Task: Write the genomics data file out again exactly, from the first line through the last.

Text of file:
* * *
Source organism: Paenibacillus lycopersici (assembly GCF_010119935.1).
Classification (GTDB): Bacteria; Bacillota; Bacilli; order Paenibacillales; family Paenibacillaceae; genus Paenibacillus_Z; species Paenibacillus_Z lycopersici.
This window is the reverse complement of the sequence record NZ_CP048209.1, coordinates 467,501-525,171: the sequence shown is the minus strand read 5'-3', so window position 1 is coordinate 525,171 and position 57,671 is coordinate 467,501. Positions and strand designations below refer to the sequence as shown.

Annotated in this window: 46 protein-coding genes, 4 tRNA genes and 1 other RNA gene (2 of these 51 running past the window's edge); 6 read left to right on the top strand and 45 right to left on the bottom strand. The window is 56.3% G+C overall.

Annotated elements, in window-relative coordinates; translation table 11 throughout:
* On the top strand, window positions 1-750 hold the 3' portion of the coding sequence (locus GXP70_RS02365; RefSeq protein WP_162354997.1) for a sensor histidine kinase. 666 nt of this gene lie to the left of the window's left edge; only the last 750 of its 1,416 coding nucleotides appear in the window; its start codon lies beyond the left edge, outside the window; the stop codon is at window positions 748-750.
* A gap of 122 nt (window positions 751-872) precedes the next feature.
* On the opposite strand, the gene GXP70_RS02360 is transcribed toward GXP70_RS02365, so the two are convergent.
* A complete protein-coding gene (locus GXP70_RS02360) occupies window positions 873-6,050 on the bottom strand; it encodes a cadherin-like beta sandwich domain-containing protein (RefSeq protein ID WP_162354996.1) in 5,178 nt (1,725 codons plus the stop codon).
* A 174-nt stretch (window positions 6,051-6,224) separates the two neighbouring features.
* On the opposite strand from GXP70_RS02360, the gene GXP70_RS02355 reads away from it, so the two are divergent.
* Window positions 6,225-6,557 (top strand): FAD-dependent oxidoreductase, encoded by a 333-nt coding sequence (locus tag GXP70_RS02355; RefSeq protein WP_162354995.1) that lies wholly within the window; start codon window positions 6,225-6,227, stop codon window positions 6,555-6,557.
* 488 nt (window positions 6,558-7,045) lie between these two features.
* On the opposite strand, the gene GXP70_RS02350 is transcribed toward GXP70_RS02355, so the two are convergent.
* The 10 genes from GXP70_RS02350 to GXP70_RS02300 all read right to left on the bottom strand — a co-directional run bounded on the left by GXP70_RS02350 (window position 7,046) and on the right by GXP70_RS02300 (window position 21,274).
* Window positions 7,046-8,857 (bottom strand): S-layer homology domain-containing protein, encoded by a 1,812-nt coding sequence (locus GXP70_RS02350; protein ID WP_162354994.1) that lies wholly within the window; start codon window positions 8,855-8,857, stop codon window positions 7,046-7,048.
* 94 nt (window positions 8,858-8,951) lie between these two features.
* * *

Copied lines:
Source organism: Paenibacillus lycopersici (assembly GCF_010119935.1).
Classification (GTDB): Bacteria; Bacillota; Bacilli; order Paenibacillales; family Paenibacillaceae; genus Paenibacillus_Z; species Paenibacillus_Z lycopersici.
This window is the reverse complement of the sequence record NZ_CP048209.1, coordinates 467,501-525,171: the sequence shown is the minus strand read 5'-3', so window position 1 is coordinate 525,171 and position 57,671 is coordinate 467,501. Positions and strand designations below refer to the sequence as shown.

Annotated in this window: 46 protein-coding genes, 4 tRNA genes and 1 other RNA gene (2 of these 51 running past the window's edge); 6 read left to right on the top strand and 45 right to left on the bottom strand. The window is 56.3% G+C overall.

Annotated elements, in window-relative coordinates; translation table 11 throughout:
* On the top strand, window positions 1-750 hold the 3' portion of the coding sequence (locus GXP70_RS02365; RefSeq protein WP_162354997.1) for a sensor histidine kinase. 666 nt of this gene lie to the left of the window's left edge; only the last 750 of its 1,416 coding nucleotides appear in the window; its start codon lies beyond the left edge, outside the window; the stop codon is at window positions 748-750.
* A gap of 122 nt (window positions 751-872) precedes the next feature.
* On the opposite strand, the gene GXP70_RS02360 is transcribed toward GXP70_RS02365, so the two are convergent.
* A complete protein-coding gene (locus GXP70_RS02360) occupies window positions 873-6,050 on the bottom strand; it encodes a cadherin-like beta sandwich domain-containing protein (RefSeq protein ID WP_162354996.1) in 5,178 nt (1,725 codons plus the stop codon).
* A 174-nt stretch (window positions 6,051-6,224) separates the two neighbouring features.
* On the opposite strand from GXP70_RS02360, the gene GXP70_RS02355 reads away from it, so the two are divergent.
* Window positions 6,225-6,557 (top strand): FAD-dependent oxidoreductase, encoded by a 333-nt coding sequence (locus tag GXP70_RS02355; RefSeq protein WP_162354995.1) that lies wholly within the window; start codon window positions 6,225-6,227, stop codon window positions 6,555-6,557.
* 488 nt (window positions 6,558-7,045) lie between these two features.
* On the opposite strand, the gene GXP70_RS02350 is transcribed toward GXP70_RS02355, so the two are convergent.
* The 10 genes from GXP70_RS02350 to GXP70_RS02300 all read right to left on the bottom strand — a co-directional run bounded on the left by GXP70_RS02350 (window position 7,046) and on the right by GXP70_RS02300 (window position 21,274).
* Window positions 7,046-8,857 (bottom strand): S-layer homology domain-containing protein, encoded by a 1,812-nt coding sequence (locus GXP70_RS02350; protein ID WP_162354994.1) that lies wholly within the window; start codon window positions 8,855-8,857, stop codon window positions 7,046-7,048.
* 94 nt (window positions 8,858-8,951) lie between these two features.